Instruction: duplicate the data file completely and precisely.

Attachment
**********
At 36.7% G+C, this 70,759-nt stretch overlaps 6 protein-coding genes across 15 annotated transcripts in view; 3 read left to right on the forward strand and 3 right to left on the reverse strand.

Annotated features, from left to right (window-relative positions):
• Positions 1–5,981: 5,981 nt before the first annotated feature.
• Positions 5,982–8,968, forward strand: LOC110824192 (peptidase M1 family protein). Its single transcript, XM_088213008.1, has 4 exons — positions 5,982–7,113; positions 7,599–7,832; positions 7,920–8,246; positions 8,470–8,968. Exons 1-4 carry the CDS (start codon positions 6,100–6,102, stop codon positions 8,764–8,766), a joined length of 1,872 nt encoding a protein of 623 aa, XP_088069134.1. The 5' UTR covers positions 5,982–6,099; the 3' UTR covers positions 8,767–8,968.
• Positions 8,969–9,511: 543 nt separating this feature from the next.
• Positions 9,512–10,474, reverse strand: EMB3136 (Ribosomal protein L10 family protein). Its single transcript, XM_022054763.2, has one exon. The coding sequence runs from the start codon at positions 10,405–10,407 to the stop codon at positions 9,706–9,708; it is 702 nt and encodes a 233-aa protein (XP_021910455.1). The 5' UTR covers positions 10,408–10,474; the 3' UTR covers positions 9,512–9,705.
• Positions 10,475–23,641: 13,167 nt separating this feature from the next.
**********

At 36.7% G+C, this 70,759-nt stretch overlaps 6 protein-coding genes across 15 annotated transcripts in view; 3 read left to right on the forward strand and 3 right to left on the reverse strand.

Annotated features, from left to right (window-relative positions):
• Positions 1–5,981: 5,981 nt before the first annotated feature.
• Positions 5,982–8,968, forward strand: LOC110824192 (peptidase M1 family protein). Its single transcript, XM_088213008.1, has 4 exons — positions 5,982–7,113; positions 7,599–7,832; positions 7,920–8,246; positions 8,470–8,968. Exons 1-4 carry the CDS (start codon positions 6,100–6,102, stop codon positions 8,764–8,766), a joined length of 1,872 nt encoding a protein of 623 aa, XP_088069134.1. The 5' UTR covers positions 5,982–6,099; the 3' UTR covers positions 8,767–8,968.
• Positions 8,969–9,511: 543 nt separating this feature from the next.
• Positions 9,512–10,474, reverse strand: EMB3136 (Ribosomal protein L10 family protein). Its single transcript, XM_022054763.2, has one exon. The coding sequence runs from the start codon at positions 10,405–10,407 to the stop codon at positions 9,706–9,708; it is 702 nt and encodes a 233-aa protein (XP_021910455.1). The 5' UTR covers positions 10,408–10,474; the 3' UTR covers positions 9,512–9,705.
• Positions 10,475–23,641: 13,167 nt separating this feature from the next.